Tesla Model S reliability downgraded by Consumer Reports

Consumer Reports has shocked the automotive world by downgrading the Tesla Model S reliability rating to “worse than average.”

Just last August, it blew a gasket over the Tesla Model S P85D, calling it the best car it had ever tested. It even had to revise the standards it uses to evaluate all other cars to account for the overall goodness of the test car. The praise was so glowing, people started to wonder if Consumer Reports had lost some of its famous objectivity and become just another corporate shill for Tesla Motors.

No need to worry about that any more. The Tesla Model S no longer carries a Recommended rating from Consumer Reports. Car makers move heaven and earth to get that rating because consumers (at least the ones who read Consumer Reports) place a great deal of weight on it when making their car buying decisions. Losing that endorsement is like getting poked in the eye with a really sharp stick.

What happened to the Tesla/Consumer Reports romance? As part of this year’s reliability survey, 1,400 Model S owners gave Consumer Reports an earful. They complained about an “array of detailed and complicated maladies,” primarily involving the drivetrain, power equipment, charging equipment, the giant iPad-like center console, and various squeaks, rattles, and leaks involving the body and sunroof.

Specific areas that scored worse on the 2015 model, compared with last year’s model, says Consumer Reports, are its climate control, steering, and suspension systems.

Tesla spokesman Ricardo Reyes was quick to point out that the company keeps in close communication with its customers to “proactively address issues and quickly fix problems.” He noted that over-the-air software updates allow Tesla to diagnose and fix most problems without the cars needing to come in for service, a feature not yet available from other premium vehicle manufacturers.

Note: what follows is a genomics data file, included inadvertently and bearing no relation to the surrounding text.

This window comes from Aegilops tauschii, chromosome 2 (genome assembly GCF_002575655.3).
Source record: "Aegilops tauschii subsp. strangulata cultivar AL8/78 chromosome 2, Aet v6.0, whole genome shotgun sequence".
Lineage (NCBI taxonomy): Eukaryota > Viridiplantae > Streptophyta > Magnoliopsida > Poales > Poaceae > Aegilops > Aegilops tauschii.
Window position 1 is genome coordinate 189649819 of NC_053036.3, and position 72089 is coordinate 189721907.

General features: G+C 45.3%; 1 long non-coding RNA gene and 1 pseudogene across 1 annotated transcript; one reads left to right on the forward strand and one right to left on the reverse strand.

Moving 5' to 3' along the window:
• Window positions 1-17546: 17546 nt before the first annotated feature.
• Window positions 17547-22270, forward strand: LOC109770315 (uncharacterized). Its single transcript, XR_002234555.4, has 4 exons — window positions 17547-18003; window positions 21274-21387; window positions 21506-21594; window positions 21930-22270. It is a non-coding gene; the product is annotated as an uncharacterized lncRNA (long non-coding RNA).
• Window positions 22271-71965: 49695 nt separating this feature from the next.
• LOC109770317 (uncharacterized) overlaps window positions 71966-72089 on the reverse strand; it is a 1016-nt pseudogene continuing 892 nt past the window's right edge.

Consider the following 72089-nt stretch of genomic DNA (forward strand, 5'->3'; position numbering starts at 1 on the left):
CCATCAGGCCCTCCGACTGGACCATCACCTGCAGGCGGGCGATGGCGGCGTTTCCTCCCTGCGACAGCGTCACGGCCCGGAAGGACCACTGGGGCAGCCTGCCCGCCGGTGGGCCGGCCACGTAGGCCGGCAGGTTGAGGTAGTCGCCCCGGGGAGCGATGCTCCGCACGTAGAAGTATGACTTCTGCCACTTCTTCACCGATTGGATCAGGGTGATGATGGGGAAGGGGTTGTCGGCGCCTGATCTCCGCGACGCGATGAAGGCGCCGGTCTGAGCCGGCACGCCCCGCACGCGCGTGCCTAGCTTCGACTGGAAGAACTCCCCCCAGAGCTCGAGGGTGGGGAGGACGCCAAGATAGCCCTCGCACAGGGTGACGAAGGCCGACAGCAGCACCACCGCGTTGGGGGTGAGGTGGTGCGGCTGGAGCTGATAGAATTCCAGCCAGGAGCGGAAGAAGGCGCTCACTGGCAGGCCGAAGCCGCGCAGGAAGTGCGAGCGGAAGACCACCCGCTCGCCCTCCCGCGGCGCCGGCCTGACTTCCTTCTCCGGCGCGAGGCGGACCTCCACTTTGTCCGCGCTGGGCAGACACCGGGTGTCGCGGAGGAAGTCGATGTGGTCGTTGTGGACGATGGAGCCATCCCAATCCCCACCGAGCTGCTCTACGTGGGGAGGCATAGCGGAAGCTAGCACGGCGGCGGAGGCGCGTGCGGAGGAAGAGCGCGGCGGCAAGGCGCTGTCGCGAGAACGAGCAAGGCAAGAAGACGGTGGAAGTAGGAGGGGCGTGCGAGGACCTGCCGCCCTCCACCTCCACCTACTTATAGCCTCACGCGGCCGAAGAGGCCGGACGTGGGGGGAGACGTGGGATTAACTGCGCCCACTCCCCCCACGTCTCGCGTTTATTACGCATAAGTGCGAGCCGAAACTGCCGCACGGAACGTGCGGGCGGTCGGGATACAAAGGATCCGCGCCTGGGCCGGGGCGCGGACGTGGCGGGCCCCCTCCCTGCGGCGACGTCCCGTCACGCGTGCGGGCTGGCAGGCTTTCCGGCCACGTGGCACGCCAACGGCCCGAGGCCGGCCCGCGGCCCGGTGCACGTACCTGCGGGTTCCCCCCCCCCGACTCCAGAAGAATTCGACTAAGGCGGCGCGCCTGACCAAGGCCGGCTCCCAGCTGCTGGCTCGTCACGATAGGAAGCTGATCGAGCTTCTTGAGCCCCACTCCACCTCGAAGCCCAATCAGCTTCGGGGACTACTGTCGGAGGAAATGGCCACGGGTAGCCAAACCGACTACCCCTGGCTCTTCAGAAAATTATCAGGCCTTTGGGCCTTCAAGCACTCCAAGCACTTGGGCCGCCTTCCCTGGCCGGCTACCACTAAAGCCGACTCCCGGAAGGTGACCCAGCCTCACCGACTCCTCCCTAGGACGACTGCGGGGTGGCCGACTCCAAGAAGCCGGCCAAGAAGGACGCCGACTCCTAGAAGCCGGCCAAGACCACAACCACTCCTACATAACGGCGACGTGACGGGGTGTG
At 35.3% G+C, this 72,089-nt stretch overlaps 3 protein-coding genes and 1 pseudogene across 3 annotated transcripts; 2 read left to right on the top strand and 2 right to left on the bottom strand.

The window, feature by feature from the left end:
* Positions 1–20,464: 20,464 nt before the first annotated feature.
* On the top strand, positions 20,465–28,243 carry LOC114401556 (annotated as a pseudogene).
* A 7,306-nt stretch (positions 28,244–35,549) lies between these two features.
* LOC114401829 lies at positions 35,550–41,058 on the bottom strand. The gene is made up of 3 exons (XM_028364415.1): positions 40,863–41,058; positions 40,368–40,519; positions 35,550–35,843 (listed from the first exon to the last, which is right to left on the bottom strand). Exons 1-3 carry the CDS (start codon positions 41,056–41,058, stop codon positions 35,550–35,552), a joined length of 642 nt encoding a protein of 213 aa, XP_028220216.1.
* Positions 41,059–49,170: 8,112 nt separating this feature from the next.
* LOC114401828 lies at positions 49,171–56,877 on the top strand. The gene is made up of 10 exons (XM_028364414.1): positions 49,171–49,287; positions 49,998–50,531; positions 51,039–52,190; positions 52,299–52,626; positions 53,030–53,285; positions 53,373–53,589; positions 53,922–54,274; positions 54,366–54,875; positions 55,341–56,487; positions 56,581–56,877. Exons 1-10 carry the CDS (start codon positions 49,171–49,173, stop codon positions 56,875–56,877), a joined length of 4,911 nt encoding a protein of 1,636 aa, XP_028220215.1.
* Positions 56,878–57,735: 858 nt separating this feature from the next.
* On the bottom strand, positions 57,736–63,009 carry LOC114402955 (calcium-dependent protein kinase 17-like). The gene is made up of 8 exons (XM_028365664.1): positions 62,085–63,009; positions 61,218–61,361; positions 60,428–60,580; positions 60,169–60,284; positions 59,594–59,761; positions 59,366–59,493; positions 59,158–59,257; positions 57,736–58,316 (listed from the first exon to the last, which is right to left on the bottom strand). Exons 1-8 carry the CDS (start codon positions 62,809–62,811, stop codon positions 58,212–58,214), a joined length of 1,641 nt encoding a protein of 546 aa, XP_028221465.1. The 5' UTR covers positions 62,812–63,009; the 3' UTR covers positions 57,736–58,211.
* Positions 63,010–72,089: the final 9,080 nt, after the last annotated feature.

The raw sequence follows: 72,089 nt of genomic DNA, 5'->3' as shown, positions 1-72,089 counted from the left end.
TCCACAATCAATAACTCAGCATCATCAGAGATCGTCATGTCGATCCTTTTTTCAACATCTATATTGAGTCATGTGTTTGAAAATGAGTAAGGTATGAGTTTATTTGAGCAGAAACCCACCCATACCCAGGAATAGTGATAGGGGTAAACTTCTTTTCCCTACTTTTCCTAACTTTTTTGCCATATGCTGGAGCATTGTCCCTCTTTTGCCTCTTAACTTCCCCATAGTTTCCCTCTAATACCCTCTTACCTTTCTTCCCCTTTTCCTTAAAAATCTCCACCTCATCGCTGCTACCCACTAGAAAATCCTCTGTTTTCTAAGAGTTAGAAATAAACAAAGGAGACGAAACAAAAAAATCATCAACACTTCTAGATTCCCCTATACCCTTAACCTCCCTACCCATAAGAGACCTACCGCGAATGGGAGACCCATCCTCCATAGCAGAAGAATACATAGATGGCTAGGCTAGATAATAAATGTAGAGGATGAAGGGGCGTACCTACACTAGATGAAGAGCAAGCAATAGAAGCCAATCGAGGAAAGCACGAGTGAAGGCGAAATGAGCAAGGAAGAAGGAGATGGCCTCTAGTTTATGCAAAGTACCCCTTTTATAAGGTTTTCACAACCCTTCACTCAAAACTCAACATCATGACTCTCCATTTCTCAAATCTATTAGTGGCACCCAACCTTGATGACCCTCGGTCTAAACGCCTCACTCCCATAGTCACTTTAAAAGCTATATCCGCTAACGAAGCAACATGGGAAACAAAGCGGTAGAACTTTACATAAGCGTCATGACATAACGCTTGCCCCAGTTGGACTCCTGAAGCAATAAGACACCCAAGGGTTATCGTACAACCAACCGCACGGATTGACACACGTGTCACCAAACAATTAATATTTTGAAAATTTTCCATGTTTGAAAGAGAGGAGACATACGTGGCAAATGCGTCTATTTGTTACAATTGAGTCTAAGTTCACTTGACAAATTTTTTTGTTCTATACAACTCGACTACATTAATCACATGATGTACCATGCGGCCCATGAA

“In instances when hardware needs to be fixed, we strive to make it painless,” said Reyes, who went on to point out that, “Consumer Reports also found that customers rate Tesla service as the best in the world.”

That part is true. Consumer Reports goes out of its way to say that, “Despite the problems, our data show that Tesla owner satisfaction is still very high: Ninety-seven percent of owners said they would definitely buy their car again. It appears that Tesla has been responsive to replacing faulty motors, differentials, brakes, and infotainment systems, all with a minimum of fuss to owners . . . For its early adopters, Tesla has made a practice of overdelivering on service problems under the factory warranty.”

For more information on what impact the new Consumer Reports rating might have on Tesla sales, TechCrunch reached out to  Max Zanan, a longtime New York-based automotive retail expert. He said, “Purchasing decisions aren’t guided by Consumer Reports. They’re guided by feel of the car, marketing, and word of mouth.” Zanan may know what he is talking about, but investors sent Tesla stock reeling after the news was announced. Shares plunged more than 10% during the trading day, before recovering slightly to close down 7% at $213.03.

Zanan points to Buick, the brand rated most reliable by Consumer Reports. “If you go to any Buick dealership on earth, you can buy a car on the spot because people aren’t interested in boring cars like Buick,” he says. Ouch!

He also notes that Korean automaker Kia and Hyundai survived poor reliability ratings in the 90s, only to become top sellers today. “In the ’90s, Kia and Hyundai had poor reliability ratings, too,” Zanan says. “With time, they improved their processes and are now able to build very reliable cars with which consumers are very happy.”

What Zanan totally overlooks is that Tesla is not some low quality input with a 30 year plan to sell cars in the US. Elon Musk and his crew have deliberately stood that traditional sales model on its head by choosing to start at the top of the market and work their way down to affordable cars. It is burning through cash at a phenomenal rate and does not have the luxury of waiting decades for sales success to find it.

The adverse rating by Consumer Reports could very well have serious consequences for the upstart start-up from Silicon Valley.

Posted by Steve Hanley

Steve Hanley is a car nut and Formula One addict who occasionally drives his Mazda MX-5 on track at HPDE events. He has been known to drive to Nova Scotia just to see the lupins in bloom or to Watkins Glen for a weekend of historic racing. He writes about automobiles, technology and travel from his home in Rhode Island.

Leave a Reply

Your email address will not be published. Required fields are marked *